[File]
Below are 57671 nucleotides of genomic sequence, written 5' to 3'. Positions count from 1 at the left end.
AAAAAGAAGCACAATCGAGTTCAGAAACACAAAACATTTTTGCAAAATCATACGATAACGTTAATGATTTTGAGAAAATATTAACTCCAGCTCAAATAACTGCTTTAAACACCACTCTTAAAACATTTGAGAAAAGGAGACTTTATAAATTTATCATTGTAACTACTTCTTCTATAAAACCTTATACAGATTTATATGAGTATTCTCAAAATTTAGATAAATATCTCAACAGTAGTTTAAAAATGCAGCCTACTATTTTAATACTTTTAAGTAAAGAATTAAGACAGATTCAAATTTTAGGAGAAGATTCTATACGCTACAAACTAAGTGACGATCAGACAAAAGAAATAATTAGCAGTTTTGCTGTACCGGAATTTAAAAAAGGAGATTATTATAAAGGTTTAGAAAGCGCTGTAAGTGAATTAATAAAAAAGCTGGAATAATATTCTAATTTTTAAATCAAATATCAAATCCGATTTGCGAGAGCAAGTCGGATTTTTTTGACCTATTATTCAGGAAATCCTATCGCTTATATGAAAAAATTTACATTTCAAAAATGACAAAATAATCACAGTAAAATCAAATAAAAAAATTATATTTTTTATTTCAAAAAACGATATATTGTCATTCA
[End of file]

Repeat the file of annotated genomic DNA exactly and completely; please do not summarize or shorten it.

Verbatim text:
Below are 57671 nucleotides of genomic sequence, written 5' to 3'. Positions count from 1 at the left end.
AAAAAGAAGCACAATCGAGTTCAGAAACACAAAACATTTTTGCAAAATCATACGATAACGTTAATGATTTTGAGAAAATATTAACTCCAGCTCAAATAACTGCTTTAAACACCACTCTTAAAACATTTGAGAAAAGGAGACTTTATAAATTTATCATTGTAACTACTTCTTCTATAAAACCTTATACAGATTTATATGAGTATTCTCAAAATTTAGATAAATATCTCAACAGTAGTTTAAAAATGCAGCCTACTATTTTAATACTTTTAAGTAAAGAATTAAGACAGATTCAAATTTTAGGAGAAGATTCTATACGCTACAAACTAAGTGACGATCAGACAAAAGAAATAATTAGCAGTTTTGCTGTACCGGAATTTAAAAAAGGAGATTATTATAAAGGTTTAGAAAGCGCTGTAAGTGAATTAATAAAAAAGCTGGAATAATATTCTAATTTTTAAATCAAATATCAAATCCGATTTGCGAGAGCAAGTCGGATTTTTTTGACCTATTATTCAGGAAATCCTATCGCTTATATGAAAAAATTTACATTTCAAAAATGACAAAATAATCACAGTAAAATCAAATAAAAAAATTATATTTTTTATTTCAAAAAACGATATATTGTCATTCA